Moving towards the back of the CLx8, you will find the proprietary charging ports, along with the OLED informational display. The CLx8’s battery is built into the body of the light itself and is non-removable, and Light & Motion state that the internal battery of the CLx8 is rated for 500 cycles. During standard operation, the OLED rear display shows the currently selected Lumen/Percentage Output, along with the status of the CLx8’s battery and remaining run time.

 

Build Quality

Having only used the Light and Motion Stella Pro CLx8 Continuous LED Light for a few short hours, we found the light itself to be sturdily built. However, the 22″ Elinchrom RQ Portalite Octa Softbox that was mounted onto the CLx8 we were testing came loose on two separate occasions while we were moving from one location to the next. The Elinchrom modifier clips on the CLx8 appeared to be in good working condition, and we were able to lock the softbox into place, so we’re not entirely sure what caused the modifier to become dislodged. We will need to test the mount further with other modifiers when we call in a CLx8 for a full review. We were told that the CLx8 is fully weather-sealed though; it’s going to be a joy to use in the rain.

 

Ease of Use

We found Light and Motion’s Stella Pro CLx8 Continuous LED Light to be intuitive to use during the few hours we had to shoot with it. The real-world runtime also matched the advertised maximum of up to 55 minutes when the light is running at full power (8,000 lumens). If you’re using the CLx8 indoors, runtime becomes a non-issue as you’re able to use the light while it is plugged into a wall outlet and being charged. We did encounter a particular inconvenience while testing the CLx8 outdoors, however. In order to adjust the CLx8’s output to compensate for the constantly changing light conditions brought on by erratic cloud coverage, we had to repeatedly lower and raise the light stand to access the CLx8’s controls. Light and Motion does offer an RF remote control as an optional accessory for the CLx8, which certainly would’ve been helpful while we were using the light. Sadly, we did not have the remote at our disposal, and truthfully, we feel it should be included with the CLx8 as a standard accessory.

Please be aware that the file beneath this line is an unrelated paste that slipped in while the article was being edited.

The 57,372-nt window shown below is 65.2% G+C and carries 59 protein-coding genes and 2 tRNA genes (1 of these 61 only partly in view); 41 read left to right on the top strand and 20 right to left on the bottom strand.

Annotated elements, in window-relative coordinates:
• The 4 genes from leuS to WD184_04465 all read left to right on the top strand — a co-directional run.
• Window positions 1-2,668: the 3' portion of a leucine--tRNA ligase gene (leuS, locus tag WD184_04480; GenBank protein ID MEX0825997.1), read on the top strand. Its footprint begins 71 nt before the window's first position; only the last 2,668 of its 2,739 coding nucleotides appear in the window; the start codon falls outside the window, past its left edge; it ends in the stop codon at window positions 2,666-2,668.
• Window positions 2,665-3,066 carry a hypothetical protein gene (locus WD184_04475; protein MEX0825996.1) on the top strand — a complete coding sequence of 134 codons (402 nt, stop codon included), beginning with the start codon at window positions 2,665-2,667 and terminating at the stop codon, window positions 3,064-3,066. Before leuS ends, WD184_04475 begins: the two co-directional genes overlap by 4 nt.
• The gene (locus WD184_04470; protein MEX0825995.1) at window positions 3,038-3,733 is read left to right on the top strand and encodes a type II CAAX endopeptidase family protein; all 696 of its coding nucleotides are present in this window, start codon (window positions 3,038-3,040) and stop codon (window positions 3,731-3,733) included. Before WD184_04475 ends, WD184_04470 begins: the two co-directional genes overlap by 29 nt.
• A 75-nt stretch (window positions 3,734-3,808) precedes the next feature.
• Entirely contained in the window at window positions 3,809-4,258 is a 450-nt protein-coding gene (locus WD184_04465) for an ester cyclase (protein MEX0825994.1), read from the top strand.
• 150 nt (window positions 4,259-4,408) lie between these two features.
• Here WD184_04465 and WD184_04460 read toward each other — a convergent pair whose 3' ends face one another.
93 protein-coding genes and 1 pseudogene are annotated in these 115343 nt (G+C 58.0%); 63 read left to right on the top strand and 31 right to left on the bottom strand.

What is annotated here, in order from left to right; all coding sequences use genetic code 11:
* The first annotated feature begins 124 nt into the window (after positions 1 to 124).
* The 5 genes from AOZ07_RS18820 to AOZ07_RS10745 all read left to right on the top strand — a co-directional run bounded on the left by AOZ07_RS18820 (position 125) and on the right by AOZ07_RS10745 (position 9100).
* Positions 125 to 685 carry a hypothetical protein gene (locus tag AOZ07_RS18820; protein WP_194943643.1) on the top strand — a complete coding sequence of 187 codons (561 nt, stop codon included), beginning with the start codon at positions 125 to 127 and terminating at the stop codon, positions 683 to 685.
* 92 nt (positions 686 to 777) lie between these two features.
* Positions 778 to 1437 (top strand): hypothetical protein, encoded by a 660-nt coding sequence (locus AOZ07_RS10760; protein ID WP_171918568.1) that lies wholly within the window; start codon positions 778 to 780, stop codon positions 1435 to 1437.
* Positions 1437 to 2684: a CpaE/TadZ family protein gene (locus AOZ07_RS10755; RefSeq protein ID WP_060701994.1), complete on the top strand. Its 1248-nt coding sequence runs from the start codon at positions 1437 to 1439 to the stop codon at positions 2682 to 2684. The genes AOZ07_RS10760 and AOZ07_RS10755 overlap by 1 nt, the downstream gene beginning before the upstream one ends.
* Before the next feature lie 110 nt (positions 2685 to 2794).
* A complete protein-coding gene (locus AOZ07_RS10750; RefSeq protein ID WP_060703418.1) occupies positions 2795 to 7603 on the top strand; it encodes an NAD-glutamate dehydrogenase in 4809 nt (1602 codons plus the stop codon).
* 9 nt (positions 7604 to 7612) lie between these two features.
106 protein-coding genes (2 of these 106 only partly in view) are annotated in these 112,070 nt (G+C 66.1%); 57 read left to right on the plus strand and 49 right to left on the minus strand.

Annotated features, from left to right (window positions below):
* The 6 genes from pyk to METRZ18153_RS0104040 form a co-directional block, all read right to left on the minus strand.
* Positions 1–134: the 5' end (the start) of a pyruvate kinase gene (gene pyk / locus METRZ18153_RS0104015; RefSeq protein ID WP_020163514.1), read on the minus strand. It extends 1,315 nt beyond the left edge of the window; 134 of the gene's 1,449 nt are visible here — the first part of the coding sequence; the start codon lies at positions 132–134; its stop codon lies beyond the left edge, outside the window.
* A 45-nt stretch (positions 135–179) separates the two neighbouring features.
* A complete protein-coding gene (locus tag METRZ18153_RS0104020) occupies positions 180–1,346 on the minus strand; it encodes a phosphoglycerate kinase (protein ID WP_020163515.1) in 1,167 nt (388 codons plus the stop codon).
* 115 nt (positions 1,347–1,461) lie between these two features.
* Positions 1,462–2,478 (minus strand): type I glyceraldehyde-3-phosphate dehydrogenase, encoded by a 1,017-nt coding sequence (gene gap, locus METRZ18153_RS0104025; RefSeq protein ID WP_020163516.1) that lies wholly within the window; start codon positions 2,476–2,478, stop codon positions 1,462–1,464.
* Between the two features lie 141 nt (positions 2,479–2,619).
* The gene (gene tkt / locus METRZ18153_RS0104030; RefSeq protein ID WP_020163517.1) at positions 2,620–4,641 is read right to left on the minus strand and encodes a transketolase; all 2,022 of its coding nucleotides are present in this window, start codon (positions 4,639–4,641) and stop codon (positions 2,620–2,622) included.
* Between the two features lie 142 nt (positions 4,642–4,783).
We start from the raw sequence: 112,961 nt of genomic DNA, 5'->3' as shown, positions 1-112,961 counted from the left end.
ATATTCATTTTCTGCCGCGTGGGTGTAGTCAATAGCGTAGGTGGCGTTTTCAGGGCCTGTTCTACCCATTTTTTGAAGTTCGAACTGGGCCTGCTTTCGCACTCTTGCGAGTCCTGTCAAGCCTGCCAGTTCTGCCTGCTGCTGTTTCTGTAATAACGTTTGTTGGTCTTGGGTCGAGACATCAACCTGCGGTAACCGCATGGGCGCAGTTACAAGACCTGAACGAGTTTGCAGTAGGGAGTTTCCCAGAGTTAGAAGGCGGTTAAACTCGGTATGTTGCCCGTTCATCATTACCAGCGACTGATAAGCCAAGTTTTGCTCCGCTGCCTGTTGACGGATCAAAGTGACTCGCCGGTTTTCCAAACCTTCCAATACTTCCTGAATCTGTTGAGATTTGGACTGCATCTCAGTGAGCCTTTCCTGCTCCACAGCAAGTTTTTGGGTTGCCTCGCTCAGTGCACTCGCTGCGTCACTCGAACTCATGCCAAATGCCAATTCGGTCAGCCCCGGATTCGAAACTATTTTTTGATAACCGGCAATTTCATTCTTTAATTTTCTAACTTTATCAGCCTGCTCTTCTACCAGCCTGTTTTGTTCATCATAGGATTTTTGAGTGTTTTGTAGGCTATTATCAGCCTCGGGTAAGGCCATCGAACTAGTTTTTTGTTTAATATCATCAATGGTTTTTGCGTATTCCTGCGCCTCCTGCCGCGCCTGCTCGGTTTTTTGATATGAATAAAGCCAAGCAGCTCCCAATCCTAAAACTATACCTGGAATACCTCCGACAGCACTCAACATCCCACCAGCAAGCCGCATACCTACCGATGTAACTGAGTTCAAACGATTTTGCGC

Image Quality

All sample images seen within this First Impressions article are straight out of camera JPGs captured using a Sony A7R IV and lit with a Light & Motion Stella Pro CLx8 Continuous LED Light. As a matter of ethics, none of them have been retouched so that you may judge the quality of the images for yourself.

 

First Impressions

Although our time with Light and Motion’s Stella Pro CLx8 continuous LED light was brief, it is certainly one of the most powerful portable LED lights that’s currently available on the market. However, when we tried using the light outdoors under the mostly cloudless sky on a particularly sunny Oregonian afternoon, we found that the CLx8 didn’t quite have “the power to leave strobes behind” (as Light & Motion’s marketing material phrased it), despite having a maximum light output of 8,000 lumens. With that said, the CLx8 generated a consistent quality of light throughout its run time, performed admirably as a key light in open shade, and worked well as a fill light when the subject was backlit. We look forward to reviewing the Light & Motion Stella Pro CLx8 Continuous LED Light more comprehensively at a later date. Please stay tuned for our upcoming full review. Interested in picking one up for yourself? Head on over to Adorama.

Pauleth Ip

Paul is a New York City based photographer, creative, and writer. His body of work includes headshots and commercial editorials for professionals, in-demand actors/performers, high net worth individuals, and corporate clients, as well as intimate lifestyle/boudoir photography with an emphasis on body positivity and empowerment. Paul also has a background in technology and higher education, and regularly teaches private photography seminars. When not working on reviews and features for The Phoblographer or shooting client work, Paul can be seen photographing personal projects around NYC, or traveling the world with his cameras in tow. You can find Paul’s latest work on his Instagram over at @thepicreative.